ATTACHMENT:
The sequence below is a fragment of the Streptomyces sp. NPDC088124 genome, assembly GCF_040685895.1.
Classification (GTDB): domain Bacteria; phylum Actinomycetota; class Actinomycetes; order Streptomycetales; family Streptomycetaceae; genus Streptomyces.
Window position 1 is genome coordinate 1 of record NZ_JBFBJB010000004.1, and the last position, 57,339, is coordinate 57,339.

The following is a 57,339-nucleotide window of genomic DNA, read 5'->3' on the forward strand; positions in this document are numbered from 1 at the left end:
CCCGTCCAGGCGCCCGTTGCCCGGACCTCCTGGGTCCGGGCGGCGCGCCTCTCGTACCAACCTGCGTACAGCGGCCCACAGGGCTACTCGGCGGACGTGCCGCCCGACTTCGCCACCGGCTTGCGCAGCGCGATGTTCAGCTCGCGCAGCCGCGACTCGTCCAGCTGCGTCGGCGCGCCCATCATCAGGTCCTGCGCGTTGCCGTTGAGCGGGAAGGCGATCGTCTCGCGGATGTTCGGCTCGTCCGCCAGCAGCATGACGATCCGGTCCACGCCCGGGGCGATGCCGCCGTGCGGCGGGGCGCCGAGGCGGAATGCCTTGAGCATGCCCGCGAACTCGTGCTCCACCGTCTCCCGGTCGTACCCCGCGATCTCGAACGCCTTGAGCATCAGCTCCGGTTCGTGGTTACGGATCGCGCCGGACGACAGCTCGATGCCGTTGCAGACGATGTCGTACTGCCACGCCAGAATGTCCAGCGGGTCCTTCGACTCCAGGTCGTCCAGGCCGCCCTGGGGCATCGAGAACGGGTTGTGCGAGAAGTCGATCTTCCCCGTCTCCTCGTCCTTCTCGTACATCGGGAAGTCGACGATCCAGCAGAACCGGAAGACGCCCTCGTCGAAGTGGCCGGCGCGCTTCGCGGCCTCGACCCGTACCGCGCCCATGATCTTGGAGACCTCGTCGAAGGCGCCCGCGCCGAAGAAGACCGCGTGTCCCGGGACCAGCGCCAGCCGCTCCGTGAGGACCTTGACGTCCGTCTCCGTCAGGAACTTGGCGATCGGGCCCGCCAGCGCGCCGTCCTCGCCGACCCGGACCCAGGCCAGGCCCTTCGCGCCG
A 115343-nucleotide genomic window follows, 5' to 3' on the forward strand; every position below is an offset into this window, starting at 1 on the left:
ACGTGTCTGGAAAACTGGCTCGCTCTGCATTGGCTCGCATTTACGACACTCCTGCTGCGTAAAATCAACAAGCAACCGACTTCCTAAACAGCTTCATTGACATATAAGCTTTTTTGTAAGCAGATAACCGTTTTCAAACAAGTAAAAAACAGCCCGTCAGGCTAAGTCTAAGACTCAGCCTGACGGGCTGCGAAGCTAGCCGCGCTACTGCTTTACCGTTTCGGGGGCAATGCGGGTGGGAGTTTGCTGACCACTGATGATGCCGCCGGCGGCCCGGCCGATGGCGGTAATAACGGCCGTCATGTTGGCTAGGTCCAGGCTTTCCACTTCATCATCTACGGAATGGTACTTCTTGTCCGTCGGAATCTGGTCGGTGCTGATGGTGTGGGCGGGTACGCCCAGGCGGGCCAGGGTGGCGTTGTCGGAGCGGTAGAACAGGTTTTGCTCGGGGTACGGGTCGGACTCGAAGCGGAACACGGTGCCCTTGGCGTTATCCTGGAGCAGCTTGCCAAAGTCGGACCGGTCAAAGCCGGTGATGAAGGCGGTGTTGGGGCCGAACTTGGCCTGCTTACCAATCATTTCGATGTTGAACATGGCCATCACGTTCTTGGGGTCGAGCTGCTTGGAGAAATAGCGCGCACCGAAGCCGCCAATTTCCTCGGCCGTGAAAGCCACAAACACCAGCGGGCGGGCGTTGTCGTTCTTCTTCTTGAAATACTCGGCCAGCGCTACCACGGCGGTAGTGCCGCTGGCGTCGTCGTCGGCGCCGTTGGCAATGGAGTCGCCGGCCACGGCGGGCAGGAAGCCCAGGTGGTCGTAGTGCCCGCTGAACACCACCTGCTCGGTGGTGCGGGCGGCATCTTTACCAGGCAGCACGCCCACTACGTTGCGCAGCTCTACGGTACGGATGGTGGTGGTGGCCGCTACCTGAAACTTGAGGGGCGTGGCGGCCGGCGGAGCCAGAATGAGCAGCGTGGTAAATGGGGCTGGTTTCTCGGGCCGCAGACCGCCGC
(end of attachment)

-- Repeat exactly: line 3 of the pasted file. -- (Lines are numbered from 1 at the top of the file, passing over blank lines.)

Window position 1 is genome coordinate 1 of record NZ_JBFBJB010000004.1, and the last position, 57,339, is coordinate 57,339.